Outside, golden city lights shimmered on the black water of the harbour. It was so romantic. The Viaduct Basin buzzes with fancy bars and eateries. My family likes sitting in the leather armchairs in front of the fireplace of Danny Doolans, an Irish bar with a flagstone floor. You have to do this in the afternoon, though, as it gets too clubby later on.

Around Auckland 018Unfortunately we couldn’t go for another drink, as we had to catch the train home. (Auckland trains don’t run late enough, in my opinion.) Our Auckland culinary adventure wasn’t over yet, though. A couple of days later, before we drove back to Hamilton, we met up with a friend for dinner. He showed us two awesome-looking areas to eat that I couldn’t believe I’d never found before.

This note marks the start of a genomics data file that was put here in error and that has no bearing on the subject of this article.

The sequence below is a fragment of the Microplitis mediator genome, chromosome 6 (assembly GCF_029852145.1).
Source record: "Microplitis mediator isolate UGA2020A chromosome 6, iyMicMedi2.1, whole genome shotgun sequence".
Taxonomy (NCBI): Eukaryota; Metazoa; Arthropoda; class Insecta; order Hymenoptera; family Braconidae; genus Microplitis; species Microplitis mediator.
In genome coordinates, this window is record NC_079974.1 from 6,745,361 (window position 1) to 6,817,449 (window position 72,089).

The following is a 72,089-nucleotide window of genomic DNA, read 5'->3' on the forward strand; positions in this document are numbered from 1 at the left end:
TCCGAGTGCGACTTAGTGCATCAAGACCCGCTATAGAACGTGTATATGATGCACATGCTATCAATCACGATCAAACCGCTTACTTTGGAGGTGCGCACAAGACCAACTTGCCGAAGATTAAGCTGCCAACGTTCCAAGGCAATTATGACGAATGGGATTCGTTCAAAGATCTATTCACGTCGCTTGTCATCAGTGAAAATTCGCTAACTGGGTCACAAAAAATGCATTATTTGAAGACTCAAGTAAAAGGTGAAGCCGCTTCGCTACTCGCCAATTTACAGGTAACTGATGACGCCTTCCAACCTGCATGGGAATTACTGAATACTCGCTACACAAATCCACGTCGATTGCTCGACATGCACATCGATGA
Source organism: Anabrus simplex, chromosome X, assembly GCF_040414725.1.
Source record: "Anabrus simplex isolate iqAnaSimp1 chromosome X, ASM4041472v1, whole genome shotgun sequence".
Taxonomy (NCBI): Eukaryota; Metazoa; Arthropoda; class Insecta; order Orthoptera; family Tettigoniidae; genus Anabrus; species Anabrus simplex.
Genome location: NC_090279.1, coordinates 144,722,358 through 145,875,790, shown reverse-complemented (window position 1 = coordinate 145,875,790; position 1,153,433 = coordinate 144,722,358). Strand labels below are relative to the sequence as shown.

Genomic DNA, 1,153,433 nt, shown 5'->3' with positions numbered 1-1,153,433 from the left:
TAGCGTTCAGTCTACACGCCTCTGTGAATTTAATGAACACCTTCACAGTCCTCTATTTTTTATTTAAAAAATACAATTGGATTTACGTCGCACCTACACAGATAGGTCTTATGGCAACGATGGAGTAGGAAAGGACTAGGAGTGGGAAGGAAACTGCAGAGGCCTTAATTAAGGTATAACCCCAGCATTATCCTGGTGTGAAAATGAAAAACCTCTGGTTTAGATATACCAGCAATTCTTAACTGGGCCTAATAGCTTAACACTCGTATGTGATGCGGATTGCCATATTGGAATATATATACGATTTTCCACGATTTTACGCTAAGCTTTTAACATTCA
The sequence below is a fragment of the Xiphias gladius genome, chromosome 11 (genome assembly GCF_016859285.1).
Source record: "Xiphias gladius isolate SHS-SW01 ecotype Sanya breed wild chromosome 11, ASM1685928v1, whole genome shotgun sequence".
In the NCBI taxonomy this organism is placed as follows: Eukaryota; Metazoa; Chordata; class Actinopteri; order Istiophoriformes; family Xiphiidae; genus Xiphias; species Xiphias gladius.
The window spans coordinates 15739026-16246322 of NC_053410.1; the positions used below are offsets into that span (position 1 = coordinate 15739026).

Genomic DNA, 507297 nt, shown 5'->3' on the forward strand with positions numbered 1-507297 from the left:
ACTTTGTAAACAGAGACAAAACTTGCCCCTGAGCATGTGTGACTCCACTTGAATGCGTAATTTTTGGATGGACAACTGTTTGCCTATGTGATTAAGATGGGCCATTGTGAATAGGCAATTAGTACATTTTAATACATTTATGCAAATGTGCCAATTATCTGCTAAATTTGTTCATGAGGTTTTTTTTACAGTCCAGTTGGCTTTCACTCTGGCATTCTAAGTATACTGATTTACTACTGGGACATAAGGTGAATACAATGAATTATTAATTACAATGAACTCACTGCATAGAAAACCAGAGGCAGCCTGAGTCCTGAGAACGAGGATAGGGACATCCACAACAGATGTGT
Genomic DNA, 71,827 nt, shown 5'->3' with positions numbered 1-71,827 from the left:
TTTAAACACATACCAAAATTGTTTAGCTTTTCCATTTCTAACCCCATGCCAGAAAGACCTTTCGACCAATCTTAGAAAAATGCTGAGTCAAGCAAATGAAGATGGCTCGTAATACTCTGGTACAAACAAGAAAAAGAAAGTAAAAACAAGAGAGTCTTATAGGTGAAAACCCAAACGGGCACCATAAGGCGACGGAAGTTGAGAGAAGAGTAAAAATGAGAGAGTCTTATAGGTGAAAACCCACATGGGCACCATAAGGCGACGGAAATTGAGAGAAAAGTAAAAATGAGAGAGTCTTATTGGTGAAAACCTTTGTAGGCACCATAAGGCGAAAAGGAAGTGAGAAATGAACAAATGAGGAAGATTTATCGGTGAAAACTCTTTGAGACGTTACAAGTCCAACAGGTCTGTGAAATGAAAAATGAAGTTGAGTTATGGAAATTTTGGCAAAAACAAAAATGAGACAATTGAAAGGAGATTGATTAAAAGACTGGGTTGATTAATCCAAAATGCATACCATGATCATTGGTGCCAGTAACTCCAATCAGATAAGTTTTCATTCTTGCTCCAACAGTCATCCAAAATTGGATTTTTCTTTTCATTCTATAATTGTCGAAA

The first was the City Works Depot. It’s an area of stylish sheds and fairy lights, just up Wellesley Street from Victoria Park. It includes the swanky (in a down-to-earth, Tracy-Island-toy-on-the-bar sort of way) craft beer brewery and bar, Brothers, and the Food Truck Garage, which aims to create delicious, healthy versions of fast food. Our friend swore they do the best burgers in town. (Even better than The White Lady burgers, he said, which is high praise indeed.)

We’d didn’t end up going there, though. Instead, our friend led us to Elliot Stables. The place looks like something out of a Victorian period drama; “an epicurean village”, according to the website. It’s basically a food court, but with sumptuous surroundings and picturesque dishes, rather than bright lights, plastic chairs and suspiciously radioactive-looking curry. You can get curry there, but it’s rather more upmarket. You can also get Spanish food, Italian food, French food, German food, Japanese food, Caribbean food… and lots of nice wine.